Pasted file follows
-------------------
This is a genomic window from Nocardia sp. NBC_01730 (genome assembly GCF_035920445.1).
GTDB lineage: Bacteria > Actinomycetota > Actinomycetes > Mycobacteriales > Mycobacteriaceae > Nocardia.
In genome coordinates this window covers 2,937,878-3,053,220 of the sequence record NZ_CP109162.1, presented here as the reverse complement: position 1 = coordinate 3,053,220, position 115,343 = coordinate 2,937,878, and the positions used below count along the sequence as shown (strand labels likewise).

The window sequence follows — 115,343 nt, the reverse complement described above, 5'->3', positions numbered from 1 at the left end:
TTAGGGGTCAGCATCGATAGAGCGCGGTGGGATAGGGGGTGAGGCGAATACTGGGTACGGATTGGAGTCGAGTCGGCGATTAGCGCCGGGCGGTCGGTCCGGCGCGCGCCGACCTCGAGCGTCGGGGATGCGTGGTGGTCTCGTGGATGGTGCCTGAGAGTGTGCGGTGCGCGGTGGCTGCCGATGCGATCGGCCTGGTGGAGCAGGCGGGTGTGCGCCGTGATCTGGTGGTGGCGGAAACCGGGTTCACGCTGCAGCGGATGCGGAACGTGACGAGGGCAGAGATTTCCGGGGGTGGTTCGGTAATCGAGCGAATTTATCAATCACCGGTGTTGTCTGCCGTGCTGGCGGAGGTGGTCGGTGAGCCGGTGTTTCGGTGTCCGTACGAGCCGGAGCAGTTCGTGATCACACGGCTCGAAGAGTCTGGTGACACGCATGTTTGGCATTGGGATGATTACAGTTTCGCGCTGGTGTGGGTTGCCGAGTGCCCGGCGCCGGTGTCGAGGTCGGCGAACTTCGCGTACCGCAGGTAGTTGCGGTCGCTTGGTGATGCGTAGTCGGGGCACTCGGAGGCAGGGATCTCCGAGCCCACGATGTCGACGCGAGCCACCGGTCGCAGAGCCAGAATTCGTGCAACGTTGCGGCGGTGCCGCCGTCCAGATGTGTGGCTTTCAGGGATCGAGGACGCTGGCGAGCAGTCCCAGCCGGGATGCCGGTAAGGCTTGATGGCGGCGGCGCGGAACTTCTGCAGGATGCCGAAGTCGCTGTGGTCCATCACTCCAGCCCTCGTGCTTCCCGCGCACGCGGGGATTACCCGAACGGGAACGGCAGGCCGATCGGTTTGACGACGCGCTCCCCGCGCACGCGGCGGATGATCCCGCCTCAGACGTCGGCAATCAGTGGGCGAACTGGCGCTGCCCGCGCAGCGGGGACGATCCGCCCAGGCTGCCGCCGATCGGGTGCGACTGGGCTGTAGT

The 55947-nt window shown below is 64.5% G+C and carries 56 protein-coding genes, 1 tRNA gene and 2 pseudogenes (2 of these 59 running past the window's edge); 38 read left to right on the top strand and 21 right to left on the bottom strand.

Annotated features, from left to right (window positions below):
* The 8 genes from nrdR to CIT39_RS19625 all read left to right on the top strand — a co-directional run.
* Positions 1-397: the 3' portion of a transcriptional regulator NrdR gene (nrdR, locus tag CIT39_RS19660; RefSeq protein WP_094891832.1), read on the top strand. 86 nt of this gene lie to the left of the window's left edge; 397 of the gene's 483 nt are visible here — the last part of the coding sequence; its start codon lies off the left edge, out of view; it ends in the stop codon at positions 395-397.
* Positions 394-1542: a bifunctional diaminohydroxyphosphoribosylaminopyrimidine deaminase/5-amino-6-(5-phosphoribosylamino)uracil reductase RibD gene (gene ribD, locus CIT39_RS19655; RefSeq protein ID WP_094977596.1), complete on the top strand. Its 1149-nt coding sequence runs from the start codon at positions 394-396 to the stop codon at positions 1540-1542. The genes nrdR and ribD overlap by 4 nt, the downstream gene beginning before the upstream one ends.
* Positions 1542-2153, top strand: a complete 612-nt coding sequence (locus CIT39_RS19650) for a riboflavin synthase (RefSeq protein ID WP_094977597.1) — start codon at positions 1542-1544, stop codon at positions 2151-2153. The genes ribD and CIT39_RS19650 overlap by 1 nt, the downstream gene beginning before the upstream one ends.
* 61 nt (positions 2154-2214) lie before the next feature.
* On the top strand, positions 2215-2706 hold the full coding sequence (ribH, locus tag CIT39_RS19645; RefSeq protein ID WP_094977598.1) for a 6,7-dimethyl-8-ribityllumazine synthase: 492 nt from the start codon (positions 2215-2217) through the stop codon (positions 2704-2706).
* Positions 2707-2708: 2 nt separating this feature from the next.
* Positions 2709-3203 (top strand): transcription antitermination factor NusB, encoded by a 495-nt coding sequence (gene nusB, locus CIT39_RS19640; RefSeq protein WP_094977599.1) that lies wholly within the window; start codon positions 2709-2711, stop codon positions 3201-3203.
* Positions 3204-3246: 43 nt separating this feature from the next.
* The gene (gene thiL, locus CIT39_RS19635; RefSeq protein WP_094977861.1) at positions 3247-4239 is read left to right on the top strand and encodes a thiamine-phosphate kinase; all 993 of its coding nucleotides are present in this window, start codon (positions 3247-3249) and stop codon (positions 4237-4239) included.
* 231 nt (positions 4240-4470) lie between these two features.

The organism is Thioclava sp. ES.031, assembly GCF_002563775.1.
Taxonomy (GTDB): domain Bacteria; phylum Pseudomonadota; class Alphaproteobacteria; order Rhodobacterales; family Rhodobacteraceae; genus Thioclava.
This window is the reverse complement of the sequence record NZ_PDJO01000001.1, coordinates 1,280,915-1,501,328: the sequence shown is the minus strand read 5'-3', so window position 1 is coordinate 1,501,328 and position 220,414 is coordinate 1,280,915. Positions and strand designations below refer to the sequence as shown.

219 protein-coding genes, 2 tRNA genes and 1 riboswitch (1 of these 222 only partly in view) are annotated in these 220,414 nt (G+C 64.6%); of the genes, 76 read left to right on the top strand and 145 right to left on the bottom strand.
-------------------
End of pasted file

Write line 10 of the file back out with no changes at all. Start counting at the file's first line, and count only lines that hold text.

* Positions 394-1542: a bifunctional diaminohydroxyphosphoribosylaminopyrimidine deaminase/5-amino-6-(5-phosphoribosylamino)uracil reductase RibD gene (gene ribD, locus CIT39_RS19655; RefSeq protein ID WP_094977596.1), complete on the top strand. Its 1149-nt coding sequence runs from the start codon at positions 394-396 to the stop codon at positions 1540-1542. The genes nrdR and ribD overlap by 4 nt, the downstream gene beginning before the upstream one ends.